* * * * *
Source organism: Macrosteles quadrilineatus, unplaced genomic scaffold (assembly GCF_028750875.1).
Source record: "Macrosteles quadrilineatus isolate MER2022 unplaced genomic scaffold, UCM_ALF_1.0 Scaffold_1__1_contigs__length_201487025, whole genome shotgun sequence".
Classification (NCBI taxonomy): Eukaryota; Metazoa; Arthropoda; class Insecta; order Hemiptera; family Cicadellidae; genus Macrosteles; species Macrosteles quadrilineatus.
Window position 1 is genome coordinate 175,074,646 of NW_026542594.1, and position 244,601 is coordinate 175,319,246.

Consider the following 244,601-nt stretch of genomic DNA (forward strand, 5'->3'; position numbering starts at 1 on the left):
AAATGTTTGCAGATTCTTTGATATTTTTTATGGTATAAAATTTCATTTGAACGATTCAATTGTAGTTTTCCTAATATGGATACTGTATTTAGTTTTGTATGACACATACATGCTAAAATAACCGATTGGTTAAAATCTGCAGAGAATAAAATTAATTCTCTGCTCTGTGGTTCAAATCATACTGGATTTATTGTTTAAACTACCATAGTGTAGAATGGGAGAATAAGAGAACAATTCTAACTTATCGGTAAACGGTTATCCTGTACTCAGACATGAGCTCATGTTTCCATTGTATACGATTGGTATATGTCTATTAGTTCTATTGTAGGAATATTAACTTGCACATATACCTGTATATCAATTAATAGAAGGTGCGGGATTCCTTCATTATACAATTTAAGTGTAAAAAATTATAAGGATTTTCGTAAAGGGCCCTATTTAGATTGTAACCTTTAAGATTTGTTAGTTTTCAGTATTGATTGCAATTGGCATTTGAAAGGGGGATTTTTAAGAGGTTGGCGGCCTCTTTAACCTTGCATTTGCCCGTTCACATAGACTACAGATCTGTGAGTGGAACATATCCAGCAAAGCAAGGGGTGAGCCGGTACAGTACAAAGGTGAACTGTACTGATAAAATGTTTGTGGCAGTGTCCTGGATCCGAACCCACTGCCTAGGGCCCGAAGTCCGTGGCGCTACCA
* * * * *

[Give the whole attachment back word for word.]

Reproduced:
Source organism: Macrosteles quadrilineatus, unplaced genomic scaffold (assembly GCF_028750875.1).
Source record: "Macrosteles quadrilineatus isolate MER2022 unplaced genomic scaffold, UCM_ALF_1.0 Scaffold_1__1_contigs__length_201487025, whole genome shotgun sequence".
Classification (NCBI taxonomy): Eukaryota; Metazoa; Arthropoda; class Insecta; order Hemiptera; family Cicadellidae; genus Macrosteles; species Macrosteles quadrilineatus.
Window position 1 is genome coordinate 175,074,646 of NW_026542594.1, and position 244,601 is coordinate 175,319,246.

Consider the following 244,601-nt stretch of genomic DNA (forward strand, 5'->3'; position numbering starts at 1 on the left):
AAATGTTTGCAGATTCTTTGATATTTTTTATGGTATAAAATTTCATTTGAACGATTCAATTGTAGTTTTCCTAATATGGATACTGTATTTAGTTTTGTATGACACATACATGCTAAAATAACCGATTGGTTAAAATCTGCAGAGAATAAAATTAATTCTCTGCTCTGTGGTTCAAATCATACTGGATTTATTGTTTAAACTACCATAGTGTAGAATGGGAGAATAAGAGAACAATTCTAACTTATCGGTAAACGGTTATCCTGTACTCAGACATGAGCTCATGTTTCCATTGTATACGATTGGTATATGTCTATTAGTTCTATTGTAGGAATATTAACTTGCACATATACCTGTATATCAATTAATAGAAGGTGCGGGATTCCTTCATTATACAATTTAAGTGTAAAAAATTATAAGGATTTTCGTAAAGGGCCCTATTTAGATTGTAACCTTTAAGATTTGTTAGTTTTCAGTATTGATTGCAATTGGCATTTGAAAGGGGGATTTTTAAGAGGTTGGCGGCCTCTTTAACCTTGCATTTGCCCGTTCACATAGACTACAGATCTGTGAGTGGAACATATCCAGCAAAGCAAGGGGTGAGCCGGTACAGTACAAAGGTGAACTGTACTGATAAAATGTTTGTGGCAGTGTCCTGGATCCGAACCCACTGCCTAGGGCCCGAAGTCCGTGGCGCTACCA